“In a study reported in the Journal of Clinical Oncology, Sheppard et al found that frailty was a significant predictor of not starting adjuvant hormonal therapy in breast cancer patients aged ≥ 65 years, but was not predictive of discontinuation of treatment.

“Study details: The study was performed in a prospective cohort (Cancer and Leukemia Group B [CALGB] 369901) of 1,288 women aged ≥ 65 years diagnosed with invasive nonmetastatic breast cancer recruited from 78 sites between 2004 and 2011. Of these, 1,062 had estrogen receptor–positive tumors.

“Interviews were conducted at baseline, 6 months, and every year up to 7 years. Initiation of hormone therapy was identified from records and discontinuation was identified by self-report. Baseline frailty was measured using a validated 35-item scale, with patients being characterized as prefrail, frail, or robust.”


Continued Event-Free Survival Benefit of Neoadjuvant/Adjuvant Trastuzumab in HER2-Positive Locally Advanced Breast Cancer

The gist: A recent clinical trial found that the drug trastuzumab (Herceptin) improves survival and lowers the risk of recurrence for women with HER2-positive, locally advanced breast cancer. Patients in the trial received Herceptin as part of both neoadjuvant (before surgery) and adjuvant (after surgery) treatment. The researchers followed the patients for five years after treatment.

“As reported by Gianni et al in The Lancet Oncology, long-term follow-up of women with HER2-positive locally advanced breast cancer receiving neoadjuvant chemotherapy alone vs with neoadjuvant and adjuvant trastuzumab (Herceptin) in the phase III NOAH trial has shown continued event-free survival benefit of trastuzumab treatment and a strong association of event-free survival with pathologic complete response rate in trastuzumab recipients.

“In this open-label trial, 235 women with HER2-positive locally advanced or inflammatory breast cancer were randomly assigned to receive neoadjuvant chemotherapy alone (n = 118) or with 1 year of trastuzumab given concurrently with neoadjuvant chemotherapy and continued after surgery. (A parallel group with HER2-negative disease received neoadjuvant chemotherapy alone; outcomes in this group are not reported here.)”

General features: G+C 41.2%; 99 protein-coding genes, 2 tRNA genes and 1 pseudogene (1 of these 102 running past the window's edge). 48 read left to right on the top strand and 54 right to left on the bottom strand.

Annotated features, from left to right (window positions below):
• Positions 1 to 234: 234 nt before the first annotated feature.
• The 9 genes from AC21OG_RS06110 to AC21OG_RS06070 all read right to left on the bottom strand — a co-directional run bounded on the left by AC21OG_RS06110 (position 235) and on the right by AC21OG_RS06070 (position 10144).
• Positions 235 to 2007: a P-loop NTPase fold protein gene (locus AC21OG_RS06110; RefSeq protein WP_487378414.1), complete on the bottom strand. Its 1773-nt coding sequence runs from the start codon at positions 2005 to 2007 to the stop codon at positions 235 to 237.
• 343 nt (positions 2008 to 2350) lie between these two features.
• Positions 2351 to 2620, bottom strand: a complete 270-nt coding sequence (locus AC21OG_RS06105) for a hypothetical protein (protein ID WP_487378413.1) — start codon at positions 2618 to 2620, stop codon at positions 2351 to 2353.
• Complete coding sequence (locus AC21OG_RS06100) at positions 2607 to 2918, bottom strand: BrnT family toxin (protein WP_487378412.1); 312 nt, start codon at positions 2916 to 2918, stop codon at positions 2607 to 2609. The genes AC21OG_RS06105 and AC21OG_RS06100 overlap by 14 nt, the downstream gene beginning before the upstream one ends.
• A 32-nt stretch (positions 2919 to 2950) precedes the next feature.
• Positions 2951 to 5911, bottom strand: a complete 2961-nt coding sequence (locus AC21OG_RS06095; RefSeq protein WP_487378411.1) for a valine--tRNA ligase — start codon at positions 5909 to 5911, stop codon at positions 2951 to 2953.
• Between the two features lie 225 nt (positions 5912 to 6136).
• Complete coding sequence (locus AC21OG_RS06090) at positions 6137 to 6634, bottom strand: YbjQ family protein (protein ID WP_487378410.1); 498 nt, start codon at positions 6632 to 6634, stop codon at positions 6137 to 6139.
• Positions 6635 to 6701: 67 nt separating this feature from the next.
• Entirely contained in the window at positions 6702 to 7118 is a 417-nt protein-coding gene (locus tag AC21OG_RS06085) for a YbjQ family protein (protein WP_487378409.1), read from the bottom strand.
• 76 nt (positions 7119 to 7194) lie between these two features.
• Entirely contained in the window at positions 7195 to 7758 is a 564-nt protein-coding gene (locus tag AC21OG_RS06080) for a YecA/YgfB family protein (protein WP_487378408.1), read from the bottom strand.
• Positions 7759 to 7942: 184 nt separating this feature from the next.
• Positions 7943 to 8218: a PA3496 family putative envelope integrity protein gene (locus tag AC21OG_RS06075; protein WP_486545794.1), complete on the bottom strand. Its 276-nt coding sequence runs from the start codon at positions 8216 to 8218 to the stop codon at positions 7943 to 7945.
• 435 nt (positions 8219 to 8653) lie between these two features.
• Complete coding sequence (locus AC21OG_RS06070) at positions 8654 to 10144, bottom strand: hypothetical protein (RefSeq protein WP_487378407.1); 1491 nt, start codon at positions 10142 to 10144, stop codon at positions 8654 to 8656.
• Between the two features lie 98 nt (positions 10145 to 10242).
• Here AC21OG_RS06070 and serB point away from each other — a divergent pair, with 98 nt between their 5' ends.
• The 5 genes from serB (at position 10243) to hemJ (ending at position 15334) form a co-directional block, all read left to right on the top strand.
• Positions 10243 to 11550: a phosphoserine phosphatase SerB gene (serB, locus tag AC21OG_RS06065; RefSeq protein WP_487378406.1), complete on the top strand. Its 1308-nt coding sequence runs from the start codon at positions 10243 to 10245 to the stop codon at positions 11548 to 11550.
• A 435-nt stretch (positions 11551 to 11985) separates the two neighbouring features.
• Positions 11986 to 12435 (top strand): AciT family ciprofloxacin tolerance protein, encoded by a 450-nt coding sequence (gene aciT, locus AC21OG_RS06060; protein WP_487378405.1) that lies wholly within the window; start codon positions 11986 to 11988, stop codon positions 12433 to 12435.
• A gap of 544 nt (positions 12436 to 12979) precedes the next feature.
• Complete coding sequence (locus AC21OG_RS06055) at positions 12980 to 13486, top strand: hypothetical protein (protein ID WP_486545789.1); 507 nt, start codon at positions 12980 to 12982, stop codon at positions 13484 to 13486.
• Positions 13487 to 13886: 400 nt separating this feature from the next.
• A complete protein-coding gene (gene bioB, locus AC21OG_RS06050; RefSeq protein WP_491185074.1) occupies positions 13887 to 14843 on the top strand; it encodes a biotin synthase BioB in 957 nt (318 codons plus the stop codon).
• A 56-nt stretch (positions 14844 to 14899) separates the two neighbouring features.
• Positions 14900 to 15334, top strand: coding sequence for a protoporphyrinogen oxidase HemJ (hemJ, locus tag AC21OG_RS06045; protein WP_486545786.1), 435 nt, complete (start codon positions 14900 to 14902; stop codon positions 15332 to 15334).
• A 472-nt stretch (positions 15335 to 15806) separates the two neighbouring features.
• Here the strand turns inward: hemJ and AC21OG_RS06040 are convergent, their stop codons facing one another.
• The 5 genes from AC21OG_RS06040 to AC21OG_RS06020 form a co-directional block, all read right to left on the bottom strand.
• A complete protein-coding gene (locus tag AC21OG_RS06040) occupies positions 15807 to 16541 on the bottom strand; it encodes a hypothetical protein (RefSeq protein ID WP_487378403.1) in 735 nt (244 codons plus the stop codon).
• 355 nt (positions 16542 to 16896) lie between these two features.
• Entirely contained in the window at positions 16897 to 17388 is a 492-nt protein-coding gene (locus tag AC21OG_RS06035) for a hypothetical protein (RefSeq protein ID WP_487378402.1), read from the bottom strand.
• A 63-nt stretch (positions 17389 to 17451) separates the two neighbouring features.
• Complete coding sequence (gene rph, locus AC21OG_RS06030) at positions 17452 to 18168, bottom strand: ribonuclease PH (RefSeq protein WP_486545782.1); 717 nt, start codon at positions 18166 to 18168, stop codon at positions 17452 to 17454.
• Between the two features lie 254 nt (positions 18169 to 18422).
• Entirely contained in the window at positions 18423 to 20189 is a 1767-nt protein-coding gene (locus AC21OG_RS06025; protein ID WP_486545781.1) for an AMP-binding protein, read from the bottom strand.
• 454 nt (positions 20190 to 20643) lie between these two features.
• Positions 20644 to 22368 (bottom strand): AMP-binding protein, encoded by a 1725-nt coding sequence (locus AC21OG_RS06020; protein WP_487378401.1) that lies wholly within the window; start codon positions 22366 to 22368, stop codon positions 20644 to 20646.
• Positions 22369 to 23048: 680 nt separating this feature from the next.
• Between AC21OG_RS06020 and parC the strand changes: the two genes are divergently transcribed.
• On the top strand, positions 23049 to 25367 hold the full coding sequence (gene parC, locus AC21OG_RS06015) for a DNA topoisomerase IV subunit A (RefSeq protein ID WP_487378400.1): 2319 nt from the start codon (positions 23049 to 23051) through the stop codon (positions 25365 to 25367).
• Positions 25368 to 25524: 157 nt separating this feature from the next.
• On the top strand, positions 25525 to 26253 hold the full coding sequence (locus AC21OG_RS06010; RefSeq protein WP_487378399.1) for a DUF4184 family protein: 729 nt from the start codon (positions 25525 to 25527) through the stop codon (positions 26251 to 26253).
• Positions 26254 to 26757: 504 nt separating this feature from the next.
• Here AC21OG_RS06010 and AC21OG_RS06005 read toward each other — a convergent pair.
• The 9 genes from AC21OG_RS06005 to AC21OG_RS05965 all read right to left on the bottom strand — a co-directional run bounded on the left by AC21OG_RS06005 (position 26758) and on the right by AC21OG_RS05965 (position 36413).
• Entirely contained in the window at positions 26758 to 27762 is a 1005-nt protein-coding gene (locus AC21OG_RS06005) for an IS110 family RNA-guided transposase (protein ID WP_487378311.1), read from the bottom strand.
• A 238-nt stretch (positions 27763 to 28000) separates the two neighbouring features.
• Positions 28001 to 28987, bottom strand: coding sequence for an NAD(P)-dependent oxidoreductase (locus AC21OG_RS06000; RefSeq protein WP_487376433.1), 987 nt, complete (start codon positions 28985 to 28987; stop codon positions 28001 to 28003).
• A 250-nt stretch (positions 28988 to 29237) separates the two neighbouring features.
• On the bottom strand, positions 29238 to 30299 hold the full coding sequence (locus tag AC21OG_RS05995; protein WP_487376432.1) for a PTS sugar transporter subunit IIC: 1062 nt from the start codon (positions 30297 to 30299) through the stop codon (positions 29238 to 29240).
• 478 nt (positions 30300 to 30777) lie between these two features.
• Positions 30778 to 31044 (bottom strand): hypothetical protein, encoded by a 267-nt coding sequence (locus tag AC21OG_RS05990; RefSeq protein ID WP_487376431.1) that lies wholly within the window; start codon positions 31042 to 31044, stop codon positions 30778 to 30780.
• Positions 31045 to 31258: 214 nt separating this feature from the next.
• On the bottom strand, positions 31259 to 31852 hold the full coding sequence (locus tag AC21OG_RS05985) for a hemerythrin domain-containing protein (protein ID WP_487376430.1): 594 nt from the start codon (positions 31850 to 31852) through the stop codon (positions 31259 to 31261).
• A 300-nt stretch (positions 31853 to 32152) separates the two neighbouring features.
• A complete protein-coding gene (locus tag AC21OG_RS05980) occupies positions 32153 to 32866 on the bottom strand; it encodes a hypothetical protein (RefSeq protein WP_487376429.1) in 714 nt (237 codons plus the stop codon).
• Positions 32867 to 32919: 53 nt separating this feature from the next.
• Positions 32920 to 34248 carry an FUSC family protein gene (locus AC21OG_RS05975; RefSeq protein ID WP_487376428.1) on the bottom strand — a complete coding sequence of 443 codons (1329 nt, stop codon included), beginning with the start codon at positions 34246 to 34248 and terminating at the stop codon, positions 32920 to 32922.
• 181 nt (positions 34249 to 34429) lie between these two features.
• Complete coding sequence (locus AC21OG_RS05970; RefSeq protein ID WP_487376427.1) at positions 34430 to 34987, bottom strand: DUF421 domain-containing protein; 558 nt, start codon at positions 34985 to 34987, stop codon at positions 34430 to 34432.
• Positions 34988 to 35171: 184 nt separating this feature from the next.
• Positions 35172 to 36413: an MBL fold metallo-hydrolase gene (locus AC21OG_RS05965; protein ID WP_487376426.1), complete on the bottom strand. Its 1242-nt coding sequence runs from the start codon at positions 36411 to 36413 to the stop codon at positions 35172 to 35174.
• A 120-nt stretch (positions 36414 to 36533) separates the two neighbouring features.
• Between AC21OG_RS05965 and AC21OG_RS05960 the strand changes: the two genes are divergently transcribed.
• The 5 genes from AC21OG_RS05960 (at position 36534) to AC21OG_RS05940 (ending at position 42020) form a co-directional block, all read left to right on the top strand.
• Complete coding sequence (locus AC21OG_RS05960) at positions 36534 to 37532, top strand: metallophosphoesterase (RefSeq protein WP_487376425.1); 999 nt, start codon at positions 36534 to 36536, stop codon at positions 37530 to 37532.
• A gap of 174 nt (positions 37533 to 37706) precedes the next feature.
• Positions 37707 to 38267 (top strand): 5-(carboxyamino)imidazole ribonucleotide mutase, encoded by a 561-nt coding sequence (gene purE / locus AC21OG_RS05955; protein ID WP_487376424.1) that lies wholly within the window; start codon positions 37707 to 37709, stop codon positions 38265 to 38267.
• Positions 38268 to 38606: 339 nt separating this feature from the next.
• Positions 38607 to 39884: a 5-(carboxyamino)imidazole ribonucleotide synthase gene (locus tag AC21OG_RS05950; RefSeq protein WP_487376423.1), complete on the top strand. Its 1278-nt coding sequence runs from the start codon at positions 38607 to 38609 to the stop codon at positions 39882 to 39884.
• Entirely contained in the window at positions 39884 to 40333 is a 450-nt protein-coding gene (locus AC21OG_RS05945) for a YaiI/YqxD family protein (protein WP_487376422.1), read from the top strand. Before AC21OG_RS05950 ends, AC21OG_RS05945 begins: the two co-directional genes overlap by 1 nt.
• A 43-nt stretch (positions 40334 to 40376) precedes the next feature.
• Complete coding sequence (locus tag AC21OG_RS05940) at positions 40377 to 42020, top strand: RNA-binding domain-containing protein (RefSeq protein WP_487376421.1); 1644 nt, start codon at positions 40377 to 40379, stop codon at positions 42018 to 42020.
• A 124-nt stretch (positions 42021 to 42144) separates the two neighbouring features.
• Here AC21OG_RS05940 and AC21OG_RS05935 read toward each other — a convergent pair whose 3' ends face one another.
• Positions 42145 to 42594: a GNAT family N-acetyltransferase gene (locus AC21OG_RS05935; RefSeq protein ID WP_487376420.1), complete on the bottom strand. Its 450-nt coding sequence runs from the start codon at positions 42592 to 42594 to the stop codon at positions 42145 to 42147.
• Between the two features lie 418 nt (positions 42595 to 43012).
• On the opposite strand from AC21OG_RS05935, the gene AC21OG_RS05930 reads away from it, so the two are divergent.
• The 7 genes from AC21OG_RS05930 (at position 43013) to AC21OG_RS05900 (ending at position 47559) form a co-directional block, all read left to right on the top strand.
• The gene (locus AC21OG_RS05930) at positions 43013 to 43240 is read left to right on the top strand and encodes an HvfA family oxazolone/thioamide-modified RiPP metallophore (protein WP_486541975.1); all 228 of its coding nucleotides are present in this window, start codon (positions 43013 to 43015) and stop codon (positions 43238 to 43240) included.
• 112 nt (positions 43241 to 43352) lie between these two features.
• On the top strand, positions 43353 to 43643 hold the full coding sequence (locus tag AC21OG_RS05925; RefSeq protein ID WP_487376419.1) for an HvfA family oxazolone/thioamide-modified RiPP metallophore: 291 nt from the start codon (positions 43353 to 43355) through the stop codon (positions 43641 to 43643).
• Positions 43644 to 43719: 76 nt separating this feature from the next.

Phase II Randomized Trial Comparing High-dose Interferon Alfa-2b with Temozolomide plus Cisplatin as Systemic Adjuvant Therapy for Resected Mucosal Melanoma

“Mucosal melanoma is rare and associated with extremely poor prognosis. However, standard adjuvant therapy for mucosal melanoma has not been established. We conducted a randomized phase II clinical trial in resected mucosal melanoma (MM) patients to compare the efficacy and safety of high-dose IFN-α2b (HDI) and temozolomide-based chemotherapy as adjuvant therapy.”


Engineered SIRPα Variants as Immunotherapeutic Adjuvants to Anticancer Antibodies

CD47 is an antiphagocytic signal that cancer cells employ to inhibit macrophage-mediated destruction. Here, we modified the binding domain of human SIRPα, the receptor for CD47, for use as a CD47 antagonist. We engineered high-affinity SIRPα variants with approximately 50,000-fold increased affinity for human CD47 relative to wild-type SIRPα. As high-affinity SIRPα monomers, they potently antagonized CD47 on cancer cells but did not induce macrophage phagocytosis on their own.


Engineered SIRPα Variants as Immunotherapeutic Adjuvants to Anticancer Antibodies

CD47 is an antiphagocytic signal that cancer cells employ to inhibit macrophage-mediated destruction. Here, we modified the binding domain of human SIRPα, the receptor for CD47, for use as a CD47 antagonist. We engineered high-affinity SIRPα variants with approximately 50,000-fold increased affinity for human CD47 relative to wild-type SIRPα. As high-affinity SIRPα monomers, they potently antagonized CD47 on cancer cells but did not induce macrophage phagocytosis on their own.


Engineered SIRPα Variants as Immunotherapeutic Adjuvants to Anticancer Antibodies

CD47 is an antiphagocytic signal that cancer cells employ to inhibit macrophage-mediated destruction. Here, we modified the binding domain of human SIRPα, the receptor for CD47, for use as a CD47 antagonist. We engineered high-affinity SIRPα variants with approximately 50,000-fold increased affinity for human CD47 relative to wild-type SIRPα. As high-affinity SIRPα monomers, they potently antagonized CD47 on cancer cells but did not induce macrophage phagocytosis on their own.